GMLPF have produced an infographic depicting findings of research with its members into mental health of students, and the impact on delivery of training
Download full infographic showing all findings
Following on from discussions with members who attended our recent forum, we want to underline GMLPF’s commitment to collaborating with providers to address the growing issue of mental health and its impact on employment and skills in Liverpool City Region. As a start, we will be sharing what we feel are useful resources for members to consider using in the support of learners, staff and wider communities.
Tomorrow is Time To Talk Day 2018, established by Time To Change, the growing social movement changing how we all think and act about mental health. The Time To Change website provides a portfolio of downloadable resources and tips designed to end mental health discrimination.
We welcome any examples of mental health resources you use to support students or staff that could be shared with other GMLPF members. Please forward them to email@example.com
In the near future, we plan to set up a working group focussing on the impact of mental health in the sector and develop an action plan. Any members interested in joining this group, please email firstname.lastname@example.org
Students taking part in Key to Apprenticeship programmes run by GMLPF member, Mode are benefitting from new wellbeing aspects that have been added to their training courses.
Mode is piloting the initiative with students on both its Key to Apprenticeships programmes: Music and Hairdressing. The two-phase approach to improving students’ self-awareness includes firstly helping them to gain a better understanding of their own health and wellbeing, and then to help them develop increased mindfulness – a meditation technique that is increasingly popular and has shown to help young people manage stress.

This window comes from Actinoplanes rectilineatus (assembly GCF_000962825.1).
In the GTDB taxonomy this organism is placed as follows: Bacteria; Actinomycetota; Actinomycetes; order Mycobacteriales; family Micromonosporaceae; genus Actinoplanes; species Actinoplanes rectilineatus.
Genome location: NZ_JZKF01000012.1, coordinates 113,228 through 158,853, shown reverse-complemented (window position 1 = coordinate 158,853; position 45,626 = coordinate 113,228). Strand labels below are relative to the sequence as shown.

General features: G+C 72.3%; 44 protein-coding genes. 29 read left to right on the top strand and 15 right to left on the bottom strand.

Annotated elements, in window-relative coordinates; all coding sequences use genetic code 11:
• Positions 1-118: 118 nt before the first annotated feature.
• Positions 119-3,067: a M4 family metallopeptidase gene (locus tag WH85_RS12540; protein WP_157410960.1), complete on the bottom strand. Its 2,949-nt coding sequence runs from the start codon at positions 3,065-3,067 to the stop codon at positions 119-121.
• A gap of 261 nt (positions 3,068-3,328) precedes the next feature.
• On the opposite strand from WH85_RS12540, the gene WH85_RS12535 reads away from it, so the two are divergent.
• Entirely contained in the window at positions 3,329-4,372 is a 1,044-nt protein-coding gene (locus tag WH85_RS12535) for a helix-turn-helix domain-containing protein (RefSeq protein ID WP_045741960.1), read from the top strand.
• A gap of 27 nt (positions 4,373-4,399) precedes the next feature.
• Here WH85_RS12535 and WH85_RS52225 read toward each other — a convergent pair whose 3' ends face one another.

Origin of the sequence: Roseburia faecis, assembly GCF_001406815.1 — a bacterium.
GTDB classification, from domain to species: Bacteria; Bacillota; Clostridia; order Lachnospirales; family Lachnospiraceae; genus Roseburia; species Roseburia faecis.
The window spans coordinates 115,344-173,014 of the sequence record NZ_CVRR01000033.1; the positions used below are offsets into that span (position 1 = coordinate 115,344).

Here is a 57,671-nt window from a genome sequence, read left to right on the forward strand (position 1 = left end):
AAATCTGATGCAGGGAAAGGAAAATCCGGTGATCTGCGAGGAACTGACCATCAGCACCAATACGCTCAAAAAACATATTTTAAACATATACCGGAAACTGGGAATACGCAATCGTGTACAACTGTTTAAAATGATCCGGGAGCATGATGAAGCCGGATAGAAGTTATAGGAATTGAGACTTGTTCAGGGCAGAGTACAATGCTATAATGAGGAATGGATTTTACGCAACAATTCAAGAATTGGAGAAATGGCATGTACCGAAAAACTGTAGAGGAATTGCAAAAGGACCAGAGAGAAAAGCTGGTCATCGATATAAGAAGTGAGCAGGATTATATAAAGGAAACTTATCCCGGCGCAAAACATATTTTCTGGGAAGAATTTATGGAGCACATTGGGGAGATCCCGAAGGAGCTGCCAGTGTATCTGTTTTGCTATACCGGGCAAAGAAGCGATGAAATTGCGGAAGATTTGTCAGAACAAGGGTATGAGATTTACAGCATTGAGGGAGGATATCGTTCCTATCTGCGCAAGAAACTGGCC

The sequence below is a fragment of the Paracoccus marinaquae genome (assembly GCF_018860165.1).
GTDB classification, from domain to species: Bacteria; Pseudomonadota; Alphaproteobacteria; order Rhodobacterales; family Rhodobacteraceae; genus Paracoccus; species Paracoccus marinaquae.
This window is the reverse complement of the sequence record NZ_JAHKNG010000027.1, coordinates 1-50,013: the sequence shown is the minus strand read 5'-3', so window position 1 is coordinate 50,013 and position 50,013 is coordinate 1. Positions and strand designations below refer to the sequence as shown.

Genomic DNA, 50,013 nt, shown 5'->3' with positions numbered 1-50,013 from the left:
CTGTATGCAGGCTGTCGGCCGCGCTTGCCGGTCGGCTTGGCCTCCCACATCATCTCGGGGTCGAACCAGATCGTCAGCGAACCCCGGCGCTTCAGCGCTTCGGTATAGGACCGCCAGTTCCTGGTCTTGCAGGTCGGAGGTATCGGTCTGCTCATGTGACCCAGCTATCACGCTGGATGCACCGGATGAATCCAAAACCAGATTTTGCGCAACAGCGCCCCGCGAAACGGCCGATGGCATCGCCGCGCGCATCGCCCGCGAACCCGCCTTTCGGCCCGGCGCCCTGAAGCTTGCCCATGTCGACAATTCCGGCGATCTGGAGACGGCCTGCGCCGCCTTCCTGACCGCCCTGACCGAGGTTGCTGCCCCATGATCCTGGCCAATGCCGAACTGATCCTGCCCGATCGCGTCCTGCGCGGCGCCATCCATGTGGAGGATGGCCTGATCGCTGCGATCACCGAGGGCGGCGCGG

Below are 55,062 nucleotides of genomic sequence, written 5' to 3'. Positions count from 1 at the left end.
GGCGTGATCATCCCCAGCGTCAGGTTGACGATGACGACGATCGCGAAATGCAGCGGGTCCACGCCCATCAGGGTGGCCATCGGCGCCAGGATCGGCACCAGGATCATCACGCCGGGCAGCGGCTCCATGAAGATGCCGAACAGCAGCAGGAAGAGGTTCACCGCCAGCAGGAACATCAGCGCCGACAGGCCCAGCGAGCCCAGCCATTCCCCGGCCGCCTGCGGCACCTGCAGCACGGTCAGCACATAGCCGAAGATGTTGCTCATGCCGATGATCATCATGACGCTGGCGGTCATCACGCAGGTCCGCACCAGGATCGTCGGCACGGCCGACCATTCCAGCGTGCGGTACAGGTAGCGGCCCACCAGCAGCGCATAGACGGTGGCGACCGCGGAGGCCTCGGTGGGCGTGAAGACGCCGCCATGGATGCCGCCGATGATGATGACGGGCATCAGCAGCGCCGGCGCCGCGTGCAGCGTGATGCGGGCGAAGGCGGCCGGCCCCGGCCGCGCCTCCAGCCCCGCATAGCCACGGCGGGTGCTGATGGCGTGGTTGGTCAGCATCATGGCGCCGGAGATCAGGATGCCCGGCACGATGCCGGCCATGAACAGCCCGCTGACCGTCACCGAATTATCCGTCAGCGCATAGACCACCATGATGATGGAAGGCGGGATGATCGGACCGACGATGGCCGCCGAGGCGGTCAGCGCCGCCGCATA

Positive impact on achieving goals
Mode have always recognized the importance of promoting healthy lifestyle choices to young people. This project is laying the foundations that good physical and psychological wellbeing has a positive impact on achieving goals and ensuring success. At the end of the six-week programme, students progress to weekly mediation sessions to continue their wellbeing development.
Positive change in attitude
Debbie Tagoe, director at Mode, said: “It’s clear to me that the extra support we’re providing to our students by including these wellbeing modules is really worthwhile. When you look at statistics like Childline’s recent figures showing that they had 34,000 consultations with suicidal children last year, it’s obvious that any measures that we can take as training providers to maximise our students’ wellbeing can only be a good thing. Since the start of our pilot we have seen a positive change in attitude from our students – they are a lot more relaxed and want to participate in group activities more.”
Speaking about the pilot, student Tia Johnson, said: “The sessions with Saeed are awesome – I loved the mediation part the best, it made me feel much calmer and also think about how I can improve my wellbeing.”
Creator of the programme, Saeed Olayiwola from SO Health, concludes: “Training providers have a captive young audience and this programme presents an ideal opportunity for them to support young people to lead a healthy lifestyle physically and psychologically. By being the first training provider to embrace this programme, Mode has sent a positive message to their young people that they are committed to their overall health and wellbeing and are making them feel more valued, as well as helping to support the national Government vision for a healthier nation.”